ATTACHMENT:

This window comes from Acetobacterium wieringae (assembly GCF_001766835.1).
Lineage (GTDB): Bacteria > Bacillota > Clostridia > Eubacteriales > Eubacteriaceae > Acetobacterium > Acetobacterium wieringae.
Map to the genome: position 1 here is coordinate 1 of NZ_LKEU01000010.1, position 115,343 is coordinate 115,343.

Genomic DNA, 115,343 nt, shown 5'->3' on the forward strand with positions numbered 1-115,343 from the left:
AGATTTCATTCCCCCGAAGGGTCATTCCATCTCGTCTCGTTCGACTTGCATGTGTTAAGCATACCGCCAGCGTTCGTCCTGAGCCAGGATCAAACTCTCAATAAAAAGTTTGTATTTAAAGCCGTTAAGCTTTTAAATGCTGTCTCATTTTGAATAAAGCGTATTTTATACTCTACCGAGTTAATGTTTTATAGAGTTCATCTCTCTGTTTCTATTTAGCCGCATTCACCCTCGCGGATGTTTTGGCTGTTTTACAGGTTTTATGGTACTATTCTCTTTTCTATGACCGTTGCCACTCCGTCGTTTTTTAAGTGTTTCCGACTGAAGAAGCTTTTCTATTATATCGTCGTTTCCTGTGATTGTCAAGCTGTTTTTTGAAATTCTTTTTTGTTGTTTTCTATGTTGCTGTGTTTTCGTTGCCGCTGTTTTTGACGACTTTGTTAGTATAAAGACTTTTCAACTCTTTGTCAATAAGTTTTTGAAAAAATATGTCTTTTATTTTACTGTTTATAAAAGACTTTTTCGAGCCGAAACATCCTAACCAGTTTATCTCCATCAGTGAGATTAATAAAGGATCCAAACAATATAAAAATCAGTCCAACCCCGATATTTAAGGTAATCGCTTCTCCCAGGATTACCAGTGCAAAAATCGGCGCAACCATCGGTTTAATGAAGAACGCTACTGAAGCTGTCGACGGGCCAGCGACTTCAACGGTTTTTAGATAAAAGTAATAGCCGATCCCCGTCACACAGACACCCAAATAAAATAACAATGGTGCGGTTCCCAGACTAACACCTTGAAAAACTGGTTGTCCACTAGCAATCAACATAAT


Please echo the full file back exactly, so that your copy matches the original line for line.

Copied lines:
This window comes from Acetobacterium wieringae (assembly GCF_001766835.1).
Lineage (GTDB): Bacteria > Bacillota > Clostridia > Eubacteriales > Eubacteriaceae > Acetobacterium > Acetobacterium wieringae.
Map to the genome: position 1 here is coordinate 1 of NZ_LKEU01000010.1, position 115,343 is coordinate 115,343.

Genomic DNA, 115,343 nt, shown 5'->3' on the forward strand with positions numbered 1-115,343 from the left:
AGATTTCATTCCCCCGAAGGGTCATTCCATCTCGTCTCGTTCGACTTGCATGTGTTAAGCATACCGCCAGCGTTCGTCCTGAGCCAGGATCAAACTCTCAATAAAAAGTTTGTATTTAAAGCCGTTAAGCTTTTAAATGCTGTCTCATTTTGAATAAAGCGTATTTTATACTCTACCGAGTTAATGTTTTATAGAGTTCATCTCTCTGTTTCTATTTAGCCGCATTCACCCTCGCGGATGTTTTGGCTGTTTTACAGGTTTTATGGTACTATTCTCTTTTCTATGACCGTTGCCACTCCGTCGTTTTTTAAGTGTTTCCGACTGAAGAAGCTTTTCTATTATATCGTCGTTTCCTGTGATTGTCAAGCTGTTTTTTGAAATTCTTTTTTGTTGTTTTCTATGTTGCTGTGTTTTCGTTGCCGCTGTTTTTGACGACTTTGTTAGTATAAAGACTTTTCAACTCTTTGTCAATAAGTTTTTGAAAAAATATGTCTTTTATTTTACTGTTTATAAAAGACTTTTTCGAGCCGAAACATCCTAACCAGTTTATCTCCATCAGTGAGATTAATAAAGGATCCAAACAATATAAAAATCAGTCCAACCCCGATATTTAAGGTAATCGCTTCTCCCAGGATTACCAGTGCAAAAATCGGCGCAACCATCGGTTTAATGAAGAACGCTACTGAAGCTGTCGACGGGCCAGCGACTTCAACGGTTTTTAGATAAAAGTAATAGCCGATCCCCGTCACACAGACACCCAAATAAAATAACAATGGTGCGGTTCCCAGACTAACACCTTGAAAAACTGGTTGTCCACTAGCAATCAACATAAT